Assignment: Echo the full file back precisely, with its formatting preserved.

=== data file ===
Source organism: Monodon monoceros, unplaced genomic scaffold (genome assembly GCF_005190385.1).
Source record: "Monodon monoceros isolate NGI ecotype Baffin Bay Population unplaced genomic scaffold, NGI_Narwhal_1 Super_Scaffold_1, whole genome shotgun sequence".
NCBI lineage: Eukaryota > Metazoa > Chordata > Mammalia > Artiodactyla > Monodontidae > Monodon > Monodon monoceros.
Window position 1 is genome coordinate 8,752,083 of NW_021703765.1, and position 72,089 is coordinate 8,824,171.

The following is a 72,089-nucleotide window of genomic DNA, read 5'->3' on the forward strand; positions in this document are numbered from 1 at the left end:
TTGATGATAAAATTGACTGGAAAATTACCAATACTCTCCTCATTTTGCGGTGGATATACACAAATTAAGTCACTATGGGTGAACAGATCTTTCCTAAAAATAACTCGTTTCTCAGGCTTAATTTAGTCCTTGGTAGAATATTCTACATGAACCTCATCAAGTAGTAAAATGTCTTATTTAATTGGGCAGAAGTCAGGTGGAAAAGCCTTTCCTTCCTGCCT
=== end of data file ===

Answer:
Source organism: Monodon monoceros, unplaced genomic scaffold (genome assembly GCF_005190385.1).
Source record: "Monodon monoceros isolate NGI ecotype Baffin Bay Population unplaced genomic scaffold, NGI_Narwhal_1 Super_Scaffold_1, whole genome shotgun sequence".
NCBI lineage: Eukaryota > Metazoa > Chordata > Mammalia > Artiodactyla > Monodontidae > Monodon > Monodon monoceros.
Window position 1 is genome coordinate 8,752,083 of NW_021703765.1, and position 72,089 is coordinate 8,824,171.

The following is a 72,089-nucleotide window of genomic DNA, read 5'->3' on the forward strand; positions in this document are numbered from 1 at the left end:
TTGATGATAAAATTGACTGGAAAATTACCAATACTCTCCTCATTTTGCGGTGGATATACACAAATTAAGTCACTATGGGTGAACAGATCTTTCCTAAAAATAACTCGTTTCTCAGGCTTAATTTAGTCCTTGGTAGAATATTCTACATGAACCTCATCAAGTAGTAAAATGTCTTATTTAATTGGGCAGAAGTCAGGTGGAAAAGCCTTTCCTTCCTGCCT